This geopolitical fracturing is encouraged by the reorientation of global trade against a backdrop of protectionism, the repatriation of production chains to regional space and mutual distrust. “If this fragmentation increases, we will find ourselves in a new cold war,” warned Gita Gopinath, number 2 of the International Monetary Fund, last month. In fact, Mexico has now replaced China as the United States’ main trading partner. And Beijing’s first client is Moscow, which has ousted Berlin.
However, we must not despair. Firstly because public opinion shows no sign of warmongering. Neither in Russia where, from what we can say at this time, weariness seems to be winning in the face of a long war which is bleeding young people, nor in the West. According to a recent poll, less than a quarter of Americans (24%) would support sending troops to Ukraine. Then, the demographic decline underway in Russia and China should contain adventurist initiatives: we cannot go to war with empty classes in the long term.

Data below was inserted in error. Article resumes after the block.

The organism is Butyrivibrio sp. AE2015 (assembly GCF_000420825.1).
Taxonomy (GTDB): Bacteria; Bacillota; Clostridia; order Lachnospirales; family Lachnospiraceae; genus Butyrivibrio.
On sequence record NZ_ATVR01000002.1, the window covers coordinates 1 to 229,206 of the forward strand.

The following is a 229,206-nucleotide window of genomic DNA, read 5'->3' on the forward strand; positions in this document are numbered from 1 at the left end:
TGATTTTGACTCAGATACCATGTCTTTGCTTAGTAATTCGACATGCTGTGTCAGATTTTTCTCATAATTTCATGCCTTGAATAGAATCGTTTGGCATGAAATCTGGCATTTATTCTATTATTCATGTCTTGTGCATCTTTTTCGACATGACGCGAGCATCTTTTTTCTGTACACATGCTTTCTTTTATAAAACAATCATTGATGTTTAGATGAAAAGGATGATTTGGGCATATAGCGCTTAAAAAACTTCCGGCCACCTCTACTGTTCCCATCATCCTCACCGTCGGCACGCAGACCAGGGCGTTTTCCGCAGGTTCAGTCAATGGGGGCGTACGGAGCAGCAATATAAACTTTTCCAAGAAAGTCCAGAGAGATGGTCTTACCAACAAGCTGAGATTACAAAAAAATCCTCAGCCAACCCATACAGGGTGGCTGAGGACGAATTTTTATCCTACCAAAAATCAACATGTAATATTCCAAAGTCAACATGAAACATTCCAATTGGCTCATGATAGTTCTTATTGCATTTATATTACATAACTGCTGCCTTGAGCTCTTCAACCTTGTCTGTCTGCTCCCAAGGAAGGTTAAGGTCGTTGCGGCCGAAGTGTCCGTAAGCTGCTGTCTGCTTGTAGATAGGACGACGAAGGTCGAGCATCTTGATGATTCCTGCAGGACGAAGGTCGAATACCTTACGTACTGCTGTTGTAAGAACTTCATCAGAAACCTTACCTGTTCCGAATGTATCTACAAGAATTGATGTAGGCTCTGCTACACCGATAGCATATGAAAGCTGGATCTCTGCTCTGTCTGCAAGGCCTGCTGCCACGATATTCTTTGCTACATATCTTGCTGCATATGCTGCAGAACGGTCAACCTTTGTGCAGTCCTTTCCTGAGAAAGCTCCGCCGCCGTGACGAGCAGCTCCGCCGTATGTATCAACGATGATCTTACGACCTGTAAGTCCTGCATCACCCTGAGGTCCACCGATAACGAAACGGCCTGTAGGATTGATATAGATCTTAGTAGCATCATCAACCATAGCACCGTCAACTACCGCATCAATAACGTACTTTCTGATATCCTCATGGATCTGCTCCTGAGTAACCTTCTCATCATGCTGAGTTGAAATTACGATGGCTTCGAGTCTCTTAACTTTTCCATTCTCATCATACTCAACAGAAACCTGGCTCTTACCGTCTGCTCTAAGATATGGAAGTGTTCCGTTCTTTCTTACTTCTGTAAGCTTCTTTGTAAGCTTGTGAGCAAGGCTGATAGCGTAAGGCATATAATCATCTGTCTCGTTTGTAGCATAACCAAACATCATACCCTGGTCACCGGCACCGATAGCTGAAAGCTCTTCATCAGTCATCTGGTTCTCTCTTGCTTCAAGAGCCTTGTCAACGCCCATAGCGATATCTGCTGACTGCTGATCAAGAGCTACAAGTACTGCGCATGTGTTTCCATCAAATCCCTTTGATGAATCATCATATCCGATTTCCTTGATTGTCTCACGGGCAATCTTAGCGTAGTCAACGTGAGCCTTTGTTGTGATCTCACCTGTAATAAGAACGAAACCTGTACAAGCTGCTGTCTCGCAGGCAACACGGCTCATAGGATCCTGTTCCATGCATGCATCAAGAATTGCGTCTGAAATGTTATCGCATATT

Finally, the formidable military advance of the United States remains dissuasive: its defense budget is equivalent to that, combined, of the ten most important countries after it. Above all, the risk of a general conflagration would jeopardize the survival of humanity, even without the use of atomic weapons. “Establish collective coexistence through a logic of ensuring mutual survival”, this should be the line of the great powers, recommends Paul Stares, director of the Center for Preventive Action. For example, through coordinated mobilization in the face of climate challenges and pandemic risks. It remains to ensure its practical translation.
“While tragically it is not tomorrow that we will experience peace in Ukraine or the Middle East, in the rest of the world it is not tomorrow that we will experience war either,” summarizes researcher Rafael Jacob, from the University of Quebec in Montreal. We console ourselves as best we can.